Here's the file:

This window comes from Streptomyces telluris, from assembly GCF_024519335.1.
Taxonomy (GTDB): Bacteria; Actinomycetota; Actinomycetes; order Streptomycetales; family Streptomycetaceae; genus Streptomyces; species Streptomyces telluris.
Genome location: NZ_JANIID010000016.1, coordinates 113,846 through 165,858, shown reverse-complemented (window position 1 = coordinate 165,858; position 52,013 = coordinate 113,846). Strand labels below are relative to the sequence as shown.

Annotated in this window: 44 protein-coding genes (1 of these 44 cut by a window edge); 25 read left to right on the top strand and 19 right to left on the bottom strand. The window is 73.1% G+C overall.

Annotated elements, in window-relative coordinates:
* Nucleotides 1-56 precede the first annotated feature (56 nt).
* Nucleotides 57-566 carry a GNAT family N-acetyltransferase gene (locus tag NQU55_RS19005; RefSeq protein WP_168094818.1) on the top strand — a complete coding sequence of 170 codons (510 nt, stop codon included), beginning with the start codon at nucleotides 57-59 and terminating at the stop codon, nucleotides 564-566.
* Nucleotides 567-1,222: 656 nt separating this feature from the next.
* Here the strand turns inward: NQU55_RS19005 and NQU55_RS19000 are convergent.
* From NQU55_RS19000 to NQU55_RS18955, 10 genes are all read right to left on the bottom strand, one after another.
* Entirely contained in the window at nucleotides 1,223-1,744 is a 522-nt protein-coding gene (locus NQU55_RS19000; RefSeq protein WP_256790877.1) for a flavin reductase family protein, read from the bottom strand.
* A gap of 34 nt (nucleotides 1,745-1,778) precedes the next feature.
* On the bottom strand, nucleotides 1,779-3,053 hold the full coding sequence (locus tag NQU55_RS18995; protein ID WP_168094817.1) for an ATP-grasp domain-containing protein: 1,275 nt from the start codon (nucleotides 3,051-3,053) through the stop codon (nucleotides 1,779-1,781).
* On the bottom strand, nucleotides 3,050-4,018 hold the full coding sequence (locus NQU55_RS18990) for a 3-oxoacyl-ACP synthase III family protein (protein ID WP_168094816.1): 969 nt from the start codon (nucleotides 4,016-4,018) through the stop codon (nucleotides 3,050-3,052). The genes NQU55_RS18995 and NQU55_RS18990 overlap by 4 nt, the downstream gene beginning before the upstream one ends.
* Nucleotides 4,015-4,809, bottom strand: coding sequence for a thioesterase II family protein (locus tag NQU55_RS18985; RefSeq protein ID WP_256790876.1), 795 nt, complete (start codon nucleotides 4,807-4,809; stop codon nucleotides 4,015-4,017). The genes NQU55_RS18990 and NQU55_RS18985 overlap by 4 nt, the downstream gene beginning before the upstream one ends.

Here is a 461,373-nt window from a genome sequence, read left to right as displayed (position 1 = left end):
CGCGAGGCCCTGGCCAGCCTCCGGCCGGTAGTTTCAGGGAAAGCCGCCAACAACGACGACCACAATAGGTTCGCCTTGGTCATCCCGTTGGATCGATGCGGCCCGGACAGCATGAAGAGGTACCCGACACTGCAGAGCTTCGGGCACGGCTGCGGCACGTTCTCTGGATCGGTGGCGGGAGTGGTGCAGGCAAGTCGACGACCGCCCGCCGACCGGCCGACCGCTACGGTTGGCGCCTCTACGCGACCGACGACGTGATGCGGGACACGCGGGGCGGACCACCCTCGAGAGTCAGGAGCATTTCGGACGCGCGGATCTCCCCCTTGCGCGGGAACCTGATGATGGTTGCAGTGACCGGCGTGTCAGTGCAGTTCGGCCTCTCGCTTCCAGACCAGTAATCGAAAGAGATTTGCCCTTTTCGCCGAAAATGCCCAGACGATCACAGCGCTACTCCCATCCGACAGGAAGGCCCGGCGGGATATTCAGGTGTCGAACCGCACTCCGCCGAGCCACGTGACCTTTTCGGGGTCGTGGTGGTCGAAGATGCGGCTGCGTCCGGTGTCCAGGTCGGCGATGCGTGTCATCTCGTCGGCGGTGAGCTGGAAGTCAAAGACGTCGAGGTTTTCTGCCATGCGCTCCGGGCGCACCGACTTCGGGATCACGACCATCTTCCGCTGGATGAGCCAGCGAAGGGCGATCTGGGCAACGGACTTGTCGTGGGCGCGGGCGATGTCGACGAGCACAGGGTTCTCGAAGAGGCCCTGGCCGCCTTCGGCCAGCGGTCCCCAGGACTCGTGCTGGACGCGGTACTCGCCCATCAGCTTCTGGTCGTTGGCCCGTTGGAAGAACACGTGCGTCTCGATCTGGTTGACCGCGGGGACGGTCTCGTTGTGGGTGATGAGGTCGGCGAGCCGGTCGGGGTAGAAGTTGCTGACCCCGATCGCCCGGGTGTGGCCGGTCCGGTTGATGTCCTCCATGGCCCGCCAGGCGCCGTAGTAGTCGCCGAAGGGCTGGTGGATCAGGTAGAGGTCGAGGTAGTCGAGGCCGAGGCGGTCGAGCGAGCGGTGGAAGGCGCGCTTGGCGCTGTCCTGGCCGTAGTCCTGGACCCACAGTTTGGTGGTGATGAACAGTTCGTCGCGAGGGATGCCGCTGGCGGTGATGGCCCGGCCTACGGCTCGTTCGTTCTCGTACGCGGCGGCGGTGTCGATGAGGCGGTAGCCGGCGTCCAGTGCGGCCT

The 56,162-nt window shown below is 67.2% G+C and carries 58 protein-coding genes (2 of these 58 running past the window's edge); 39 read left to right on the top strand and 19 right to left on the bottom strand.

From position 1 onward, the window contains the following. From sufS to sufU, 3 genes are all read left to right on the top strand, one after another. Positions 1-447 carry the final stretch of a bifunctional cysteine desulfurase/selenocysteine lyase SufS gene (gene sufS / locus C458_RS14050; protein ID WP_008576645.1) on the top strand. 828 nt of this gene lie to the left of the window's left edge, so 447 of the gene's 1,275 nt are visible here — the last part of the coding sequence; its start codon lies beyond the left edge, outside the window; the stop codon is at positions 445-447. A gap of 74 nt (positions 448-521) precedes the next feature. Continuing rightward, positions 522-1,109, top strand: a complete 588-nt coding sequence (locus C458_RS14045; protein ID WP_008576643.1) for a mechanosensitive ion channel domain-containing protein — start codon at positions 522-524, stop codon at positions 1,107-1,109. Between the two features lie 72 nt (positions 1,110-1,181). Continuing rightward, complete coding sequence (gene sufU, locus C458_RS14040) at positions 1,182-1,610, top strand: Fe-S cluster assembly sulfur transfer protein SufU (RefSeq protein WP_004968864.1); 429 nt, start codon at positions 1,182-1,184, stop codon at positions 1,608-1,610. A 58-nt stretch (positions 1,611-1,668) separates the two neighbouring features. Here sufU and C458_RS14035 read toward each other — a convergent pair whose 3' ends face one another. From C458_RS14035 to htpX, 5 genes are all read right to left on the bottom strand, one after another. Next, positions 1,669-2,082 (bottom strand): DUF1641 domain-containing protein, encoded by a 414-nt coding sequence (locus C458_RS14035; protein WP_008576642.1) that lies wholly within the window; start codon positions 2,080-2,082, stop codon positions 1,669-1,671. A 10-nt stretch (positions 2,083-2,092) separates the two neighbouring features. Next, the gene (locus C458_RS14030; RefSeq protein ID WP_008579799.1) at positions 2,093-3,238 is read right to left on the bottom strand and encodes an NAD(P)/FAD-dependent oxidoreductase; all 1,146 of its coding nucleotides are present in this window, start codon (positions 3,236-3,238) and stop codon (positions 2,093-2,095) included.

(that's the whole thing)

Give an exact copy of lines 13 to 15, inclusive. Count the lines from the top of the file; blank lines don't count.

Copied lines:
* On the bottom strand, nucleotides 1,779-3,053 hold the full coding sequence (locus tag NQU55_RS18995; protein ID WP_168094817.1) for an ATP-grasp domain-containing protein: 1,275 nt from the start codon (nucleotides 3,051-3,053) through the stop codon (nucleotides 1,779-1,781).
* On the bottom strand, nucleotides 3,050-4,018 hold the full coding sequence (locus NQU55_RS18990) for a 3-oxoacyl-ACP synthase III family protein (protein ID WP_168094816.1): 969 nt from the start codon (nucleotides 4,016-4,018) through the stop codon (nucleotides 3,050-3,052). The genes NQU55_RS18995 and NQU55_RS18990 overlap by 4 nt, the downstream gene beginning before the upstream one ends.
* Nucleotides 4,015-4,809, bottom strand: coding sequence for a thioesterase II family protein (locus tag NQU55_RS18985; RefSeq protein ID WP_256790876.1), 795 nt, complete (start codon nucleotides 4,807-4,809; stop codon nucleotides 4,015-4,017). The genes NQU55_RS18990 and NQU55_RS18985 overlap by 4 nt, the downstream gene beginning before the upstream one ends.